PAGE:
INDIANAPOLIS — The Indianapolis Metropolitan Police Department has released edited bodycam footage pertaining to a fatal officer-involved shooting that occurred on the city’s northwest side in August.
According to a graphic included in the video, the incident started when officers responded to the 4500 block of Woodland Drive at approximately 6:45 p.m. on Aug. 27. Police were dispatched to the area after a woman pressed her personal emergency alert button and indicated a man was trying to kill her.
When officers arrived at the scene, they located a man — identified as 40-year-old Kendall Darnell Gilbert — standing in front of the residence in question. IMPD’s video indicated Gilbert drew a machete from a sheath and threatened to “make war” as officers approached him.
Police initially distanced themselves from Gilbert to de-escalate the situation. Gilbert threatened officers from a distance as they tried to speak with him, according to IMPD video graphics.
The incident continued to develop hours after police initially tried to speak with Gilbert. Officers talked with Gilbert for more than two hours, according to IMPD. Eventually, IMPD’s special weapons and tactics team responded to the scene alongside a crisis negotiation unit.
Crisis negotiators made contact with Gilbert when they arrived at the scene. The team, however, failed to generate “meaningful conversation” with Gilbert, according to IMPD.
As the situation continued to develop, IMPD SWAT officials identified a “predetermined location where they would take action for the safety of the community and officers if Mr. Gilbert crossed that point,” per video graphics released by police.
At 9:10 p.m., Gilbert crossed the established point, according to IMPD. Officers initially used less lethal gadgets like tasers, bean bag guns and distraction devices to attempt to stop Gilbert. Bodycam footage shows Gilbert ran toward officers with the machete in his hand. He then made contact with an officer holding a ballistic shield.
Gilbert was then shot by Lt. John Perkins, a SWAT team member, according to IMPD. After he was shot, Gilbert was transported to Eskenazi Hospital to receive treatment for his injuries. He later died at the hospital, according to IMPD.
Gilbert’s death concluded a three-day stretch of calls IMPD responded to pertaining to Gilbert. IMPD video indicates officers responded to Woodland Drive five times in reference to Gilbert.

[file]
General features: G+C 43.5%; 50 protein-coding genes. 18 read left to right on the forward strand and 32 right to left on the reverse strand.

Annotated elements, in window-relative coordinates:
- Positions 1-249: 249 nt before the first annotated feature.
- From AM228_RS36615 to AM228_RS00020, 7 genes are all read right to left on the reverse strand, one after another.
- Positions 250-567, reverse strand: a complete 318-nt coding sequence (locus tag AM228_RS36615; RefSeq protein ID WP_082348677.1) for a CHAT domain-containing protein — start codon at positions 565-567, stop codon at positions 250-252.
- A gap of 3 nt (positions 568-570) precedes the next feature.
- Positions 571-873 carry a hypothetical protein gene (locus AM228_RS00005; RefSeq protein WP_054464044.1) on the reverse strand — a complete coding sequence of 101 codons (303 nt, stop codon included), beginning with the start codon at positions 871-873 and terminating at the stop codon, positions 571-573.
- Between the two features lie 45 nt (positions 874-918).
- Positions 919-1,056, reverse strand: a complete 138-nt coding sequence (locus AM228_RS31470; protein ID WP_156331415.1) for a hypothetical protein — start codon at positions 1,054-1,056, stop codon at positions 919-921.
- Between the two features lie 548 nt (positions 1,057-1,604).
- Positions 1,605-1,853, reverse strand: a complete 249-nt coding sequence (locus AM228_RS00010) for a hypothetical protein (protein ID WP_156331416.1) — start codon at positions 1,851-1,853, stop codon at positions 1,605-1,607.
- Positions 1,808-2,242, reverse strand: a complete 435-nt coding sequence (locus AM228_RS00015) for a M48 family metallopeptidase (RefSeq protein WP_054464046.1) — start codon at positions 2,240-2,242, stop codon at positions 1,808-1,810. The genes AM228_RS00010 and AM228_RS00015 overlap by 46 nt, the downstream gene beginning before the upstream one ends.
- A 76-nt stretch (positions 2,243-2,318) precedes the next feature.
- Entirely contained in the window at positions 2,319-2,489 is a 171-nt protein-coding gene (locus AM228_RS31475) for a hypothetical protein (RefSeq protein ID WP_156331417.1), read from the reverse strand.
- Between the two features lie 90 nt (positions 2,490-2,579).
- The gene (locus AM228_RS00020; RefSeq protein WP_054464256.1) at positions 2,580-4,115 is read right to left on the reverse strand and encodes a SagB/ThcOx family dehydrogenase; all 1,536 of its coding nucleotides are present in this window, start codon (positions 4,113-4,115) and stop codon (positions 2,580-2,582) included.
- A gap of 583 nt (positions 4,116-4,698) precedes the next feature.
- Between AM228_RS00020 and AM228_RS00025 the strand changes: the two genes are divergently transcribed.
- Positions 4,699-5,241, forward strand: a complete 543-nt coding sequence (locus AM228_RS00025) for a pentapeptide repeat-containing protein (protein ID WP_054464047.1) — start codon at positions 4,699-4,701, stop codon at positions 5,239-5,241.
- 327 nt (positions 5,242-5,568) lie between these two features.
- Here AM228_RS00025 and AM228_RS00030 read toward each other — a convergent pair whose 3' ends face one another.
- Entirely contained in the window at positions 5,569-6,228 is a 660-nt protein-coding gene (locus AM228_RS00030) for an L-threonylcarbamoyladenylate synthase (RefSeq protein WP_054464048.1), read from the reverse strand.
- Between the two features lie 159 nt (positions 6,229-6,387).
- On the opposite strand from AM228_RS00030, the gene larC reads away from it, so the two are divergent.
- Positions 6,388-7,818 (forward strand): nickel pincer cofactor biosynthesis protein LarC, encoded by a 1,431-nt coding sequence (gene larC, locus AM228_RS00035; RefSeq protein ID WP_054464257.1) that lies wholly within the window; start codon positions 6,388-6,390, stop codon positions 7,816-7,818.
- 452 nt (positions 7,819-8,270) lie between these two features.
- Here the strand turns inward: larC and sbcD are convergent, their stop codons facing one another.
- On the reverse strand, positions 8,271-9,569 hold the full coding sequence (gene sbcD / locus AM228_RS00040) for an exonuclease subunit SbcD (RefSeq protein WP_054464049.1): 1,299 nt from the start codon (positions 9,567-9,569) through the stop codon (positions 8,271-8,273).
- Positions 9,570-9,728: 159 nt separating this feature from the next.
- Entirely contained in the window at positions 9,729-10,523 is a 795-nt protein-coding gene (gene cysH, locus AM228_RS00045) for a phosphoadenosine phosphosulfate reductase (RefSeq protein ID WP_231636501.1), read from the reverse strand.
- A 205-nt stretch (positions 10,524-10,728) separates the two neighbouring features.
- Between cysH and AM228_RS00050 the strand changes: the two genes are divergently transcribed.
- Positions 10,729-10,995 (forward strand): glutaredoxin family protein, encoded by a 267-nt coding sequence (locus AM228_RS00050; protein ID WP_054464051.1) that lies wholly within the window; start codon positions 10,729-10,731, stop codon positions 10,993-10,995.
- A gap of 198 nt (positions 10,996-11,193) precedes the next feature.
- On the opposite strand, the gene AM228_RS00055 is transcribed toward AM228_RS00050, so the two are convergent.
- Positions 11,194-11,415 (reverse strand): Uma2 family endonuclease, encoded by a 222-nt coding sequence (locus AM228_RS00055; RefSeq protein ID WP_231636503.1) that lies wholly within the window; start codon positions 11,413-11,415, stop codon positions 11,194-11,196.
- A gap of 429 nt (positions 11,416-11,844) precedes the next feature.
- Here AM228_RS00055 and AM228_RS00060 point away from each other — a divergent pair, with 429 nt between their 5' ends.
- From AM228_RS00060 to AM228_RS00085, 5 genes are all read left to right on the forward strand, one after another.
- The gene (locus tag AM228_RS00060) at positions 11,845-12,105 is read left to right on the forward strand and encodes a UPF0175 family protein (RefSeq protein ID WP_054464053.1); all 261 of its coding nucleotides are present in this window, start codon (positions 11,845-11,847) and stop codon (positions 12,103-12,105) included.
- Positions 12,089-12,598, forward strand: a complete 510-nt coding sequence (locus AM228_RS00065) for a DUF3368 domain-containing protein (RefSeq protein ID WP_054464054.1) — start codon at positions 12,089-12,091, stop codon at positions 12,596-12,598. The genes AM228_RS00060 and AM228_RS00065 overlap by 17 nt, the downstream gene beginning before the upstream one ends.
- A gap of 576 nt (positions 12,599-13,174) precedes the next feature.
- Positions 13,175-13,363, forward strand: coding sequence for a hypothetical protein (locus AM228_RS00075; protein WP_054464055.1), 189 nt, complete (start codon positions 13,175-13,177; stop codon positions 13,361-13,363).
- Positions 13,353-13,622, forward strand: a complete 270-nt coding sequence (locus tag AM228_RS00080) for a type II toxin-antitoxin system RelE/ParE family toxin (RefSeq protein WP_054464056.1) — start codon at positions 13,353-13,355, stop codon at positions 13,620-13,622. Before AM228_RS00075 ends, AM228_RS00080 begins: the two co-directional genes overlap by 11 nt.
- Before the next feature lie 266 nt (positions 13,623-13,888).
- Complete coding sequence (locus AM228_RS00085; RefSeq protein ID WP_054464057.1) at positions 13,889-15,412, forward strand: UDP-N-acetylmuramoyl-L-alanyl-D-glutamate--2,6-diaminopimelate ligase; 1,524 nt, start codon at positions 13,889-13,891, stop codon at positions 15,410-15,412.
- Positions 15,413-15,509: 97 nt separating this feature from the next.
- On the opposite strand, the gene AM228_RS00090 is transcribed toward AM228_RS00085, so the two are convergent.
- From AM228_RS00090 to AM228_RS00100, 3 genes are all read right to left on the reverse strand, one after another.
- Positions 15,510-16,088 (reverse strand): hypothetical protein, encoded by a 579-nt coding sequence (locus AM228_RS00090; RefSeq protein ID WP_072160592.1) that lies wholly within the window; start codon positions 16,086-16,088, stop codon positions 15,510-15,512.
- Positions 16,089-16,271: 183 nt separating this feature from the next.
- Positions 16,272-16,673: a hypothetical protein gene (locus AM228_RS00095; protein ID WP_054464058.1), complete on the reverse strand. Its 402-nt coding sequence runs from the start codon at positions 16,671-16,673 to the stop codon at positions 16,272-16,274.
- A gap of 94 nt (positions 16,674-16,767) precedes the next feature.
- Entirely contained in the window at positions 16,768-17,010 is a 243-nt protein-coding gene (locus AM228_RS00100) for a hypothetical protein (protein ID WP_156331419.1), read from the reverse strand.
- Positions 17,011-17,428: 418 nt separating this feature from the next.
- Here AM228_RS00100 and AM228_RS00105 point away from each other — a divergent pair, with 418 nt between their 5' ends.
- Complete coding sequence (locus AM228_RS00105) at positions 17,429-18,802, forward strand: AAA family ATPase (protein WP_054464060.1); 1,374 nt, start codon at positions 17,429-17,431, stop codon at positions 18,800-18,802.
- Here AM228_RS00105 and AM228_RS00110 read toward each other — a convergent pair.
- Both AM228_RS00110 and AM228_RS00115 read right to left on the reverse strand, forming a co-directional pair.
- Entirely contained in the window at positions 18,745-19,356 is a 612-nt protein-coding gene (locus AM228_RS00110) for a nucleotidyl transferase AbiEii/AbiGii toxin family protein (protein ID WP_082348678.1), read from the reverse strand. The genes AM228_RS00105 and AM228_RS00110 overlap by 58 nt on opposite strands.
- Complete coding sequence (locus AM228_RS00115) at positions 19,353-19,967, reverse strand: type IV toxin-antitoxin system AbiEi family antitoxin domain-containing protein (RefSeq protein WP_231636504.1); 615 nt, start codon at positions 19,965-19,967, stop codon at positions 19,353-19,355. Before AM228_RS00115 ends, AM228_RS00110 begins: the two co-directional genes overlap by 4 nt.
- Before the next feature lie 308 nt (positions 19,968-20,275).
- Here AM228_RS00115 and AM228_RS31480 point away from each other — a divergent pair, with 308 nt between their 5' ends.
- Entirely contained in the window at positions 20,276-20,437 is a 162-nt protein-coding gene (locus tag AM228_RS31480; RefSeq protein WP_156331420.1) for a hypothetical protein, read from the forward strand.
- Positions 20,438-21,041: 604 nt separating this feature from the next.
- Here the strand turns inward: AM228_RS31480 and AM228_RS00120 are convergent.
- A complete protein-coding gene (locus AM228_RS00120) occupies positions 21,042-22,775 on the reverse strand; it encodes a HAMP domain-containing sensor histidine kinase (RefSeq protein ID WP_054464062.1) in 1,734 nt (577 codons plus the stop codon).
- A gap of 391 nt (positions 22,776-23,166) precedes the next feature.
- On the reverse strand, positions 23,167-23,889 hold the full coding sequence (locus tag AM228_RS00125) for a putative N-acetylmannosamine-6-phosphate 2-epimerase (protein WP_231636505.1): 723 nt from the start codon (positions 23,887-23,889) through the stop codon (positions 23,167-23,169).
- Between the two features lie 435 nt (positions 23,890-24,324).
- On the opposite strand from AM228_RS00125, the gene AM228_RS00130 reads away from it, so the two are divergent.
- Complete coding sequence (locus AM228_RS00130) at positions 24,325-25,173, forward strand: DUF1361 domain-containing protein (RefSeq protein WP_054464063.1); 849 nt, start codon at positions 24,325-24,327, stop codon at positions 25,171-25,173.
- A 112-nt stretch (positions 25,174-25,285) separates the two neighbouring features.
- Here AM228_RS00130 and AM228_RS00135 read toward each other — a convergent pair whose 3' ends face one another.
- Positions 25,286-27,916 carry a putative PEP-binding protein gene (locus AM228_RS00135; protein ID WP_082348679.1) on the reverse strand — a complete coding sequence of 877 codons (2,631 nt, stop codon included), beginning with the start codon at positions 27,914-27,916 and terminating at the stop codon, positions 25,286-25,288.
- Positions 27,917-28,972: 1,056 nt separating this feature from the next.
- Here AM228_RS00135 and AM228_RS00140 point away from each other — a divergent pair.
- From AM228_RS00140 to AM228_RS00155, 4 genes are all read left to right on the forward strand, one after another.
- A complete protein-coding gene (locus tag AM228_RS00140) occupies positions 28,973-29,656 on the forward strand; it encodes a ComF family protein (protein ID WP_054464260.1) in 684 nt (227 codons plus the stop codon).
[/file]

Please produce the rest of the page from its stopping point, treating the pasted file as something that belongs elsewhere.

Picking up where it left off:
During their runs to Gilbert’s residence, officers were told he was going through a mental health crisis, according to IMPD. Family members also reported that Gilbert was making threatening comments and damaging property inside the residence in the days leading up to his death.
Over the course of the first few incidents they responded to, officers could not make contact with Gilbert. IMPD said Gilbert remained alone in his room, behind a closed door and uncommunicative when officers tried to make contact with him during their first couple runs to his home.
Before their final run to the house, officers had provided Gilbert’s family with mental health provider resources, per IMPD. Police also told Gilbert’s family that they would have IMPD’s Mobile Crisis Assistance Team (MCAT) follow up with them.
IMPD’s MCAT program, which is designed to pair an officer with a mental health professional, operates from 8 a.m. to 6 p.m. MCAT was off by the time officers would have called the unit Gilbert’s residence. MCAT officials were not scheduled to work again until the following Monday, per IMPD.
No officers were injured during any of their trips to Gilbert’s home, according to IMPD. An investigation of the incident is ongoing.
A separate and independent investigation will be conducted by IMPD’s internal affairs unit to ensure compliance with department policy. The incident will be examined by IMPD’s civilian-majority Use of Force Review Board.
According to IMPD, Indiana law allows officers to detain and transport a person going through a mental health crisis if the person is determined to be mentally ill, an immediate danger to themselves or others and is in need of immediate hospitalization and treatment.
Rev. Davide Greene, Sr. with the Concerned Clergy of Indianapolis said this case shines a light on the dire need for more mental health resources.
“There’s no doubt we have to have mental health resources available 24/7,” he said. “Mental health breakdowns don’t occur Monday through Friday 8 through 5 only.”
Others say police and city leaders are taking steps to do so, but say this case unfortunately turned tragic.
“There was a lot of negotiation that took place trying to talk the gentleman down and it went very long into the evening and it just turned out very badly,” said Rev. James Jackson with Fervent Prayer Church. “It just had a terrible, terrible ending to it.”
Both faith leaders FOX59/CBS4 spoke with said there is still work to be done when it comes to addressing mental health issues.